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Biotech Science Technology

Do It Yourself Biology Research, Past and Present 108

Harperdog writes "Laura Kahn has a great article about the long and fascinating history of do-it-yourself research, from Darwin and Mendel to present day. From the article: 'Welcome to the new millennium of do-it-yourself (DIY) biology. Advances in technology in the twenty-first century have enabled anybody, with the desire and the disposable income, to build rather sophisticated laboratories in their own homes. Entire communities have even materialized to promote these efforts -- like the thousands of amateur biologists who contribute to, a website "dedicated to making biology an accessible pursuit for citizen scientists, amateur biologists and biological engineers."'"
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Do It Yourself Biology Research, Past and Present

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  • Re:Materials (Score:1, Informative)

    by Anonymous Coward on Monday June 18, 2012 @02:10PM (#40361645)

    For instance, how does one purify dNTPs [] at home?

    Promega is over-priced, but dNTPs aren't a high-use item anyway.

  • by ChromeAeonium ( 1026952 ) on Monday June 18, 2012 @03:52PM (#40362899)

    That is a good idea, but one thing I'd add is trying under cultivated species. There are a lot of plants that represent potentially significant agricultural species, but often there has been limited work on these plants. There is little funding for these things in major private or university programs because there isn't much consumer demand for them, and of course without superior varieties you might not be able to create demand, so you won't be able to justify programs on them, and its a nasty circle. Your examples would be pretty tough because there are already people working on them so an individual's contributions will be relatively smaller, and in some cases the problems themselves are pretty tough. Citrus greening for example IIRC has no known natural sources of resistance, so its pretty hard to breed in something not found in the family.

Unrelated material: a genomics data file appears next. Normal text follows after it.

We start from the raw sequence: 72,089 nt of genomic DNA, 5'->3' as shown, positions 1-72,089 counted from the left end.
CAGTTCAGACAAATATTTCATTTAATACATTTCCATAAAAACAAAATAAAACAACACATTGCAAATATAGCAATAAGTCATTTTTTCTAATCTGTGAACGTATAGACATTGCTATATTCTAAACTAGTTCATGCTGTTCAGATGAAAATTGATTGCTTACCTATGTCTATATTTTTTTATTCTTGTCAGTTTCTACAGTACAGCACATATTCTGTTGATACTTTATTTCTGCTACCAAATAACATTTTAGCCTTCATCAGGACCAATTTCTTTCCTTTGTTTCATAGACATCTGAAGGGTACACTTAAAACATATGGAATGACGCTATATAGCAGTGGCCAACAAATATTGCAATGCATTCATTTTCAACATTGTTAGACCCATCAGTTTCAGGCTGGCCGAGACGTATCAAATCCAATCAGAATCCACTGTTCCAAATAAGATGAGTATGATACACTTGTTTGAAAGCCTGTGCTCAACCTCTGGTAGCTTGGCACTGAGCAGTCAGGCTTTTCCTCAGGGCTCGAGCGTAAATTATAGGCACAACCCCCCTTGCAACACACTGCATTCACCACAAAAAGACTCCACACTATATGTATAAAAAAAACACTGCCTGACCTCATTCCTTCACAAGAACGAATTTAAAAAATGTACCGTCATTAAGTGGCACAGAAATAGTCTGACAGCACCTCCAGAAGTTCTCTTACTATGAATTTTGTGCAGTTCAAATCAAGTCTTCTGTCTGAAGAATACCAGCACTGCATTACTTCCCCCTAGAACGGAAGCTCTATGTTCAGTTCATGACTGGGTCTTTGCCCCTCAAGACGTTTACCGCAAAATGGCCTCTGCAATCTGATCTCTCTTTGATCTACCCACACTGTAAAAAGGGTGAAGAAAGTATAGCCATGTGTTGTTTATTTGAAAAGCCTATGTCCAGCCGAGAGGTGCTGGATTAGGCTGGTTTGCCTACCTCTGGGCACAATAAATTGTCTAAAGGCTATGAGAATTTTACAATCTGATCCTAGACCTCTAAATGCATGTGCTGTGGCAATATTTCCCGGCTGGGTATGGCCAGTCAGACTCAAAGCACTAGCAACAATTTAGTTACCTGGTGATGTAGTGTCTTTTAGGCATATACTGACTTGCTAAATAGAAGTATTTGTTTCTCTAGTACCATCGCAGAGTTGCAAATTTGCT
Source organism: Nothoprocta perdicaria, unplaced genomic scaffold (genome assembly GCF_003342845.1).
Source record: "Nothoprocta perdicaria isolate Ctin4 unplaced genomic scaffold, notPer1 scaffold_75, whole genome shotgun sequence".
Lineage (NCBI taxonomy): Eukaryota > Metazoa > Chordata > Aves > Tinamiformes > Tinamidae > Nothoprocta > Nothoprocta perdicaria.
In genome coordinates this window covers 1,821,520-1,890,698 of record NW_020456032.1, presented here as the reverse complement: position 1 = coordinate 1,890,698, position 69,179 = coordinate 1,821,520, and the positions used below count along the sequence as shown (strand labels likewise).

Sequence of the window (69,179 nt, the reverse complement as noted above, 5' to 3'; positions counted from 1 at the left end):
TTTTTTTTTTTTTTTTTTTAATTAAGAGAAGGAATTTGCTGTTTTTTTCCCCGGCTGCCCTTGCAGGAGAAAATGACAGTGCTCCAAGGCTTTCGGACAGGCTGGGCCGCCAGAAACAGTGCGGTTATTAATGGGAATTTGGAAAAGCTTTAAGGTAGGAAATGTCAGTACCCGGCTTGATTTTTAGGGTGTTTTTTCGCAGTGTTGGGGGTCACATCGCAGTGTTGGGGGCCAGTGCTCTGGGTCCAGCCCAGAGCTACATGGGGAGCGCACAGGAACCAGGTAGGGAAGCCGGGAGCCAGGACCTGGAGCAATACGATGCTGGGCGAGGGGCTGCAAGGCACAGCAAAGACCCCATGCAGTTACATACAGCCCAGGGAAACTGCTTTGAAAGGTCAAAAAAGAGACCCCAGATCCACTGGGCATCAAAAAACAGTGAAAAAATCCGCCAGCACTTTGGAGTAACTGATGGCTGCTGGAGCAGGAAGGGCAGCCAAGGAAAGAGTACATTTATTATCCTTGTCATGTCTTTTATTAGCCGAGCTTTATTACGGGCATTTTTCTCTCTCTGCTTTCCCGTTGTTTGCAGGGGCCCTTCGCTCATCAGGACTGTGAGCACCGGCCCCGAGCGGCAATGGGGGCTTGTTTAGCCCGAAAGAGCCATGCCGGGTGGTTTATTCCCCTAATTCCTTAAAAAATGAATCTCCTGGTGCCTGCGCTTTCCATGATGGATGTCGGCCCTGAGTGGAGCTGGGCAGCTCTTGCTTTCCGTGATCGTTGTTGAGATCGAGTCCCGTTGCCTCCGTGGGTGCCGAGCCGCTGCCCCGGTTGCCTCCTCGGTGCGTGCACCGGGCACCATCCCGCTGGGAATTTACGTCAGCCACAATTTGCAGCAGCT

So, if you get some land, I'd suggest trying to breed undercultivated fruit like Japanese raisin tree, goumi, honeyberry, maypop, mulberry, ect., and if you live in a tropical spot you've got lots more options (or course, breeding fruit takes lots of room and thousands of plants and takes a long time so this would be a long term project) or undercultivated vegetables like yacón, jícama , kutjera, salicornia, New Zealand spinach (which is actually not a spinach and is more closely related to living stone plants), or undercultivated grains like quinoa, teff, and Job's tears, just to name a few of varying degrees of cultivation and existing improvement work. Even 'weeds' like spurge nettle are edible. [] There is a lot of potential, both in terms of agricultural benefit and culinary value, but since there is so little work being done on these types of things, perhaps crowd-sourced breeding is the best option for the advancement of biodiversity. I'd love to do this myself if I had the land.

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